Winching through three more bogs we notice the sun is up, its hot and humid and the mosquitoes are out in force. We missed the sunrise fishing we had planned on. No worry, so little fishing pressure where were going the bass will hit all day.

More bogs, more winching. We are both wet and covered head to toe in mud and its getting close to noon, we won’t have much time to fish. We gamely “soldier on”. We hit this one spot which I had worried about on the way in a fifty foot run through bog, mud and water and we splash in, four wheels spinning and making no progress. Stuck again. No tree close by, so I volunteer to push. Maybe that will help. It did for five feet. Still, no tree near, and we are really stuck! Finding small logs and branches to give our street tires some traction, we inch forward until we can reach a tree with our winch line. Crank, six inches. Crank, six inches. Crank, six inches. This ceases to be fun. Crank, six inches. Solid ground and we break for a late lunch.

We assess our situation. Over the past seven hours we estimate we have made about three miles. We are almost out of water. We have been stuck twelve times. If the Jeepster doesn’t break, at this rate we will get to our fishing spot about dark. Maybe we don’t have the right equipment. We can always blame the Jeepster no mud grip tires. We can blame the weather that last big rain really made a mess of the bad road? We can blame the leaseholder maybe he came in with a Dodge Power Wagon and deliberately ruined the road. Admitting a tactical defeat, we turned around and headed out. “Bottom” you won.

However, there were some good things to come out of this ill-fated trip. We only got stuck seven times coming out. We got out just before dark. I did not have to push. We “made” the leaseholder some new road. We had no fish to clean. And, best of all, we dried out before we got home!

Inquiry, By Lee Wallace

Before the turn of the 20th century, Lee Was looking for a location to open up his legal practice. This response is a funny!

“Early in 1896, as a young attorney, I was casting about for a new location somewhere in the great southwest. Among other inquiries made by letter, one was directed to the Justice Of the Peace At Hondo, Texas, giving some details about myself and asking some. I told him I was a young attorney, unmarried, somewhat nervous because of temporary health impairment, asking the price of board, number of local attorneys, number of population of the County, and expressing my preference to board with some quiet family without children, if suitable place could be found.

The following is copy of reply to my inquiry:

Hondo City, Jan’y 30th, 1896

Lee Wallace, Esq.

Canton, Texas

Dear Sir:

Your letter of inquiry of date Jan’y 24th has been duly rec’d and contents prayerfully and carefully considered. You say you are a young attorney, but neglected to state how young. All our attorneys consider themselves young, though there is not one who has passed the half-century post. You say you are unmarried. Bless you, my boy, come here and we can so soon marry you off. Our female population is largely in excess of the male.

You won’t be unmarried long. Come right off.

Board can be had from $25.00 per week to $2.50 per month, according to where you board and how you can chaw hash.

We have no quiet families here. Every family is well provided with howling, yelling kids, and besides the head of the family gets home about 10:00 or 11:00 p.m., well tanked up, and the old woman and he have a hell of a time until day. But come and marry and establish a quiet family of your own.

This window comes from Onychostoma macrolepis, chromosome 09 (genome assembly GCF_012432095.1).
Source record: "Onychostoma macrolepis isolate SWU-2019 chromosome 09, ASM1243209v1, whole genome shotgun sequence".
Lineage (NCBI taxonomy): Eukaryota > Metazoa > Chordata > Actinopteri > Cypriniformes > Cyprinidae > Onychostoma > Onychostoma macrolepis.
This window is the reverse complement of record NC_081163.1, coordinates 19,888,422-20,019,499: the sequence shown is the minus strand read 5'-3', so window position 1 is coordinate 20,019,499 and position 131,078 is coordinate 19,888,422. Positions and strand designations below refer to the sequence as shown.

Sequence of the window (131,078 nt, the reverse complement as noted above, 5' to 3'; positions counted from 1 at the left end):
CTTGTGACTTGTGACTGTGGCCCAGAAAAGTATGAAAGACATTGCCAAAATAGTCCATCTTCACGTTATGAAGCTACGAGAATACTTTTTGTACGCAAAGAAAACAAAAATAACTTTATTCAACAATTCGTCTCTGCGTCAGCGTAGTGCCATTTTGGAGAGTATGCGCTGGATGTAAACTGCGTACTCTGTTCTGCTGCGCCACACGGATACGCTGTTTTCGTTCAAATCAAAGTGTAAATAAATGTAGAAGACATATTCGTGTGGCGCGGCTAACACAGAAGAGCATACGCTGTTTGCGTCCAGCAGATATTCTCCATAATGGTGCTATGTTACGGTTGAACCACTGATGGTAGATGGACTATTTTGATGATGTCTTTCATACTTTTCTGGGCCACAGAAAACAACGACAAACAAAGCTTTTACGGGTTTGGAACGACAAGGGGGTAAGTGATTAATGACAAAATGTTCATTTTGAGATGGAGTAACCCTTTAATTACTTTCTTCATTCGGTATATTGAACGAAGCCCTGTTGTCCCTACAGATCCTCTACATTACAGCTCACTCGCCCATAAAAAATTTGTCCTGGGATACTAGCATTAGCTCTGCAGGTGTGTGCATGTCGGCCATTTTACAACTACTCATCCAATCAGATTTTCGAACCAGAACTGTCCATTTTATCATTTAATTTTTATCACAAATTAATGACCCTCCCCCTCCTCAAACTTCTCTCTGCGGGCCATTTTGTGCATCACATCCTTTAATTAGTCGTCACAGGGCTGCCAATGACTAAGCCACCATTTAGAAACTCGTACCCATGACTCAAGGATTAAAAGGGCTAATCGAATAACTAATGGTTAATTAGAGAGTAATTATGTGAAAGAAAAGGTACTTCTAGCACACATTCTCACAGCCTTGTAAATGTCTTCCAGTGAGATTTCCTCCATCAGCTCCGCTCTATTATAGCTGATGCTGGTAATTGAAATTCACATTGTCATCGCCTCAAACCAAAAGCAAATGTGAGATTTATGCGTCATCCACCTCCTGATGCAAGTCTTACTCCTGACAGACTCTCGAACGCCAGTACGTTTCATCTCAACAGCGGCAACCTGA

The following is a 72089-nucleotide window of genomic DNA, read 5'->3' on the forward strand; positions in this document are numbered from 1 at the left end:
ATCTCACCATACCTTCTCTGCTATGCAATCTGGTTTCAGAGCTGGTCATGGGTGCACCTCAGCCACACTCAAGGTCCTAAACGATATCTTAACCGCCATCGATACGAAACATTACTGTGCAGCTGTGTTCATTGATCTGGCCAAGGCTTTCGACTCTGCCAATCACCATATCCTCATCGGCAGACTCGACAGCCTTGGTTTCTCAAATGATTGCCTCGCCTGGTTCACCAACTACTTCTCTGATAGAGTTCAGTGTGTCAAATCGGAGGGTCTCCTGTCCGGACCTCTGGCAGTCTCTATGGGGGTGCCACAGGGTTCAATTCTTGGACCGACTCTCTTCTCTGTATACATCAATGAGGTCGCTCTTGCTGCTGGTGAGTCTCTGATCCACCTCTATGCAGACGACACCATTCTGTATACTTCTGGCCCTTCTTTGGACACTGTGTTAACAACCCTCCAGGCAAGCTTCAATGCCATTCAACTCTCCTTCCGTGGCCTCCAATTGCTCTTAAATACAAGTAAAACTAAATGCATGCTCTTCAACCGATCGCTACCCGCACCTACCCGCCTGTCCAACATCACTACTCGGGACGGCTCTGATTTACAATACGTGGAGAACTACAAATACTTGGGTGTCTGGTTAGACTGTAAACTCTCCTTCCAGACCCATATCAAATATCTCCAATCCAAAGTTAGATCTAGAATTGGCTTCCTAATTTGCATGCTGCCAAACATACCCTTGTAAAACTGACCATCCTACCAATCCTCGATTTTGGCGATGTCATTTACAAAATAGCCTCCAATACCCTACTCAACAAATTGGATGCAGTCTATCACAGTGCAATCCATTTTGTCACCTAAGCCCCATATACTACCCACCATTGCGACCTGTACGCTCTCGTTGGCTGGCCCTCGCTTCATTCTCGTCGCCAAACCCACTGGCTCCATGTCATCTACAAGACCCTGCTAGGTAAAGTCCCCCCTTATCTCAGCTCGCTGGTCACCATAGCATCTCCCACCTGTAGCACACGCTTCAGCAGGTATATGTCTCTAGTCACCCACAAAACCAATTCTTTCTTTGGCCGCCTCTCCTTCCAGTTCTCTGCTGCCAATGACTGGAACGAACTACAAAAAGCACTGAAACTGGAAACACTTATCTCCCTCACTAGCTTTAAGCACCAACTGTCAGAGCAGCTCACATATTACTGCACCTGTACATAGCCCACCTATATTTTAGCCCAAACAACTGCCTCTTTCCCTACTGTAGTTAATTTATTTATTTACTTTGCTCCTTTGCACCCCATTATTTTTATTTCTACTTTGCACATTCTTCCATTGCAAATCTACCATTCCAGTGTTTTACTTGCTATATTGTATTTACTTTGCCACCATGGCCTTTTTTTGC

There are five regular attorneys here, but about 45 curbstone lawyers, the latter get the business and the former are engaged in hunting lost mines. But come here, we’ll marry you off and you can help us in the way of increasing the population and looking dignified. The population of this county is about 5000, but this being an election year, it will run up to about 7500.

Hoping to see you soon,
I am very truly yours,

A. M. Lamm
J. P. Pr. 1, Medina Co.
Hondo City, Texas.”

Lee choose Kerrville!

Stories By My Great Uncle

When I created this Blog I had mentioned in “About The Author” that this past summer I edited a collection of short stories, “Waif Of The Times”, by Lee Wallace, a Great Uncle of mine. Lee was my Grandfather, Dr. Harmon Wallace’s, younger brother.

I just finished re-reading the stories, for I don’t know how many times, and still found them enjoyable, and they fit well in my “Hill Country Happenings”. Kerrville, Texas, where many of these stories took place, is one of the many beautiful areas in our Texas Hill Country!

From time to time I plan on posting a story of Lee’s. They were copyrighted in 1946 and published by the author. So, I believe it is fitting to offer a brief bio of Lee Wallace.

Lee Wallace was born in Van Zandt County in “deep” East Texas in 1868, a Civil War baby boomer. The 1880 census lists Lee as “working on farm”. He was all of 12. His father, Shaw Wallace, was my Maternal Great-Grandfather. Shaw, was a Confederate veteran, born in Northern Ireland in 1819 and died of pneumonia in Ben Wheeler, Texas, in 1906 . Shaw’s life and times are another good story.

I met Lee Wallace one time in 1950 when I was 14. Lee had just been diagnosed with stomach cancer and since he was my Mom’s favorite Uncle. She wanted to visit him before he became too ill. Lee died July 2, 1953.

He was a lawyer and judge. He attended Sam Houston College in Huntsville, Texas. but did not attend law school. He was twice married but had no children. Lee came to Kerrville in 1896 and he told me he arrived there with “a bull whip and a Bible”. A number of years ago, a friend of mine from Kerrville told me that Judge Wallace was “a tough old guy”. I have been told he was a Protégé of Captain Charles Schreiner, a very prominent resident of Kerr County and Kerrville and that later in his career was appointed a District Judge and served in that position until he retired, due to poor health, in 1936.

Lee was known for his wit and oratorical skill and his most famous quote was “I have never forgotten a friend nor forgiven an enemy.” In later years he modified this as follows, “It is too much trouble to have an enemy, since you have to work to dislike someone and you have to keep remembering a grudge.”